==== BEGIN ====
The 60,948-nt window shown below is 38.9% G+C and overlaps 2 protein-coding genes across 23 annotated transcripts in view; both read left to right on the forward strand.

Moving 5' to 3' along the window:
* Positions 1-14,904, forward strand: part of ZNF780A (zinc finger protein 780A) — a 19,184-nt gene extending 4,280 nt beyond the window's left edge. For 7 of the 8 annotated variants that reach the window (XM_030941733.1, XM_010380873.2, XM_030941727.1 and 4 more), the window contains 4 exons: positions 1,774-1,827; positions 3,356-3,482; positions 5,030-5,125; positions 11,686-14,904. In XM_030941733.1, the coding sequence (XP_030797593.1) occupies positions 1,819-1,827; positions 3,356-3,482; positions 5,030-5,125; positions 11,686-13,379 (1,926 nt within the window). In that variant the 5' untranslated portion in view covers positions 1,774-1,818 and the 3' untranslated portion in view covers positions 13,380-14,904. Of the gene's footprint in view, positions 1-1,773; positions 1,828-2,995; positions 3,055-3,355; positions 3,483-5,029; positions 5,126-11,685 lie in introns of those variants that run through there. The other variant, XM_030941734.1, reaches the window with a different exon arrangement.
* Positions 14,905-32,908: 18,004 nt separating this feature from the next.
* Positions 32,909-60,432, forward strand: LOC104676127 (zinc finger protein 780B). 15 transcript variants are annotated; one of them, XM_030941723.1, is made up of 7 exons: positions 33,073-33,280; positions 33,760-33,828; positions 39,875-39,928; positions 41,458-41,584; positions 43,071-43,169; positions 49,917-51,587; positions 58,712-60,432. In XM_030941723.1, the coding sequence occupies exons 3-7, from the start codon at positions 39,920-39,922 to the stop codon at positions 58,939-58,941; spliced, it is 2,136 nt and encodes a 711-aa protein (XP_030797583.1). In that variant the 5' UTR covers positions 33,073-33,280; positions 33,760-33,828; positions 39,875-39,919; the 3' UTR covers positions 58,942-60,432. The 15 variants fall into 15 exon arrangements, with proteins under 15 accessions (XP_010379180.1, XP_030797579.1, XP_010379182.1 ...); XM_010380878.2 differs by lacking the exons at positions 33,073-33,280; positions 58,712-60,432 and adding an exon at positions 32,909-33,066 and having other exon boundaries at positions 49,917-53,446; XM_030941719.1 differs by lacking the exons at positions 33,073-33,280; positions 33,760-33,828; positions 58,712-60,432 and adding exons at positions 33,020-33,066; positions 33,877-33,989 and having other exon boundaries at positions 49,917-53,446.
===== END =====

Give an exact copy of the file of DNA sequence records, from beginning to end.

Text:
The 60,948-nt window shown below is 38.9% G+C and overlaps 2 protein-coding genes across 23 annotated transcripts in view; both read left to right on the forward strand.

Moving 5' to 3' along the window:
* Positions 1-14,904, forward strand: part of ZNF780A (zinc finger protein 780A) — a 19,184-nt gene extending 4,280 nt beyond the window's left edge. For 7 of the 8 annotated variants that reach the window (XM_030941733.1, XM_010380873.2, XM_030941727.1 and 4 more), the window contains 4 exons: positions 1,774-1,827; positions 3,356-3,482; positions 5,030-5,125; positions 11,686-14,904. In XM_030941733.1, the coding sequence (XP_030797593.1) occupies positions 1,819-1,827; positions 3,356-3,482; positions 5,030-5,125; positions 11,686-13,379 (1,926 nt within the window). In that variant the 5' untranslated portion in view covers positions 1,774-1,818 and the 3' untranslated portion in view covers positions 13,380-14,904. Of the gene's footprint in view, positions 1-1,773; positions 1,828-2,995; positions 3,055-3,355; positions 3,483-5,029; positions 5,126-11,685 lie in introns of those variants that run through there. The other variant, XM_030941734.1, reaches the window with a different exon arrangement.
* Positions 14,905-32,908: 18,004 nt separating this feature from the next.
* Positions 32,909-60,432, forward strand: LOC104676127 (zinc finger protein 780B). 15 transcript variants are annotated; one of them, XM_030941723.1, is made up of 7 exons: positions 33,073-33,280; positions 33,760-33,828; positions 39,875-39,928; positions 41,458-41,584; positions 43,071-43,169; positions 49,917-51,587; positions 58,712-60,432. In XM_030941723.1, the coding sequence occupies exons 3-7, from the start codon at positions 39,920-39,922 to the stop codon at positions 58,939-58,941; spliced, it is 2,136 nt and encodes a 711-aa protein (XP_030797583.1). In that variant the 5' UTR covers positions 33,073-33,280; positions 33,760-33,828; positions 39,875-39,919; the 3' UTR covers positions 58,942-60,432. The 15 variants fall into 15 exon arrangements, with proteins under 15 accessions (XP_010379180.1, XP_030797579.1, XP_010379182.1 ...); XM_010380878.2 differs by lacking the exons at positions 33,073-33,280; positions 58,712-60,432 and adding an exon at positions 32,909-33,066 and having other exon boundaries at positions 49,917-53,446; XM_030941719.1 differs by lacking the exons at positions 33,073-33,280; positions 33,760-33,828; positions 58,712-60,432 and adding exons at positions 33,020-33,066; positions 33,877-33,989 and having other exon boundaries at positions 49,917-53,446.